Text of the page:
ACCC Chair Rod Sims stated that Facebook's conduct deprived consumers of the opportunity to make an informed choice about the collection and use of their personal activity data by Facebook and Onavo. The ACCC will be seeking declarations and pecuniary penalties.
In December 2020, the ACCC instituted proceedings in the Federal Court against activewear company Lorna Jane Pty Ltd, alleging it made false or misleading claims about its 'Anti-virus Activewear', which had been treated with a substance referred to as LJ Shield.
The ACCC alleges Lorna Jane made a number of representations about the ability of its Anti-virus Activewear to eliminate, protect wearers against, and stop the spread of, viruses and pathogens, including COVID-19.
The claims, which are alleged to have been made over a wide range of media including Instagram, email, the Lorna Jane website and in stores, included statements such as: 'Cure for the Spread of COVID-19? Lorna Jane Thinks So' and 'With Lorna Jane Shield on our garments it meant that we were completely eliminating the possibility of spreading any deadly viruses'.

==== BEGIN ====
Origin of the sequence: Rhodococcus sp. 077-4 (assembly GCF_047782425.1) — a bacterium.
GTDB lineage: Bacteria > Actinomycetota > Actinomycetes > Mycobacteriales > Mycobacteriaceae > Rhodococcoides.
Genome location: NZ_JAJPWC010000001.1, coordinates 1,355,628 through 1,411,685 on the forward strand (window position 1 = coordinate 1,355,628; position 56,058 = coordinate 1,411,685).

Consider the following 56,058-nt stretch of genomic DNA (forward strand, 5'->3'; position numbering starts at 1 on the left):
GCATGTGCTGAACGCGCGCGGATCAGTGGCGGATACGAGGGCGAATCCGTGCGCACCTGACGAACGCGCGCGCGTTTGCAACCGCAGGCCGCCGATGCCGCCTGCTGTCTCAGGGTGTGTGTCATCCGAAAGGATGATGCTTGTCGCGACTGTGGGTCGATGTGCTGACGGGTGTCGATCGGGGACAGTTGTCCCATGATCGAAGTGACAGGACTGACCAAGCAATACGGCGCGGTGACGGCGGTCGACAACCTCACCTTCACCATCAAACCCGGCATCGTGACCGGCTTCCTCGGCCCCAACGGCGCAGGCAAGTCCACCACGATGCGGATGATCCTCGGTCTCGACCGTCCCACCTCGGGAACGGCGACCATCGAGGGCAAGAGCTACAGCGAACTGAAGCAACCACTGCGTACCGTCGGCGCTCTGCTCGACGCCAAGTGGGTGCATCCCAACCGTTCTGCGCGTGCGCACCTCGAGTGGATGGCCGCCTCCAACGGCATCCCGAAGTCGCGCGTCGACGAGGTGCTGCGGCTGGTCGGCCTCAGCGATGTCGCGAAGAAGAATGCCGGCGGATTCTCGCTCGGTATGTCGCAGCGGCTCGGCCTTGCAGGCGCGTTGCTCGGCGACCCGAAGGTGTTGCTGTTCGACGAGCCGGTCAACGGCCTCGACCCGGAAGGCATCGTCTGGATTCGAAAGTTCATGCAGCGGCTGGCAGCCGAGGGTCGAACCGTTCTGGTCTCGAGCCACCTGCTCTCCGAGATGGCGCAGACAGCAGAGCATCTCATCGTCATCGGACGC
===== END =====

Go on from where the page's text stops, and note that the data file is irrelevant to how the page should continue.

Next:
The ACCC alleges that these claims gave rise to false and misleading representations, including on the basis that there was no scientific or technological basis for the claims at the time they were made. The ACCC is seeking declarations, penalties, injunctions, corrective notices and an order to implement a compliance program.
ACCC Commissioner Sarah Court said Lorna Jane's allegedly misleading claims were particularly concerning as they came at a time when there was fear in the community about a second wave of COVID-19. She warned that the ACCC is paying close attention to any possible consumer or competition issues arising from the pandemic, in particular companies seeking to take advantage of the crisis.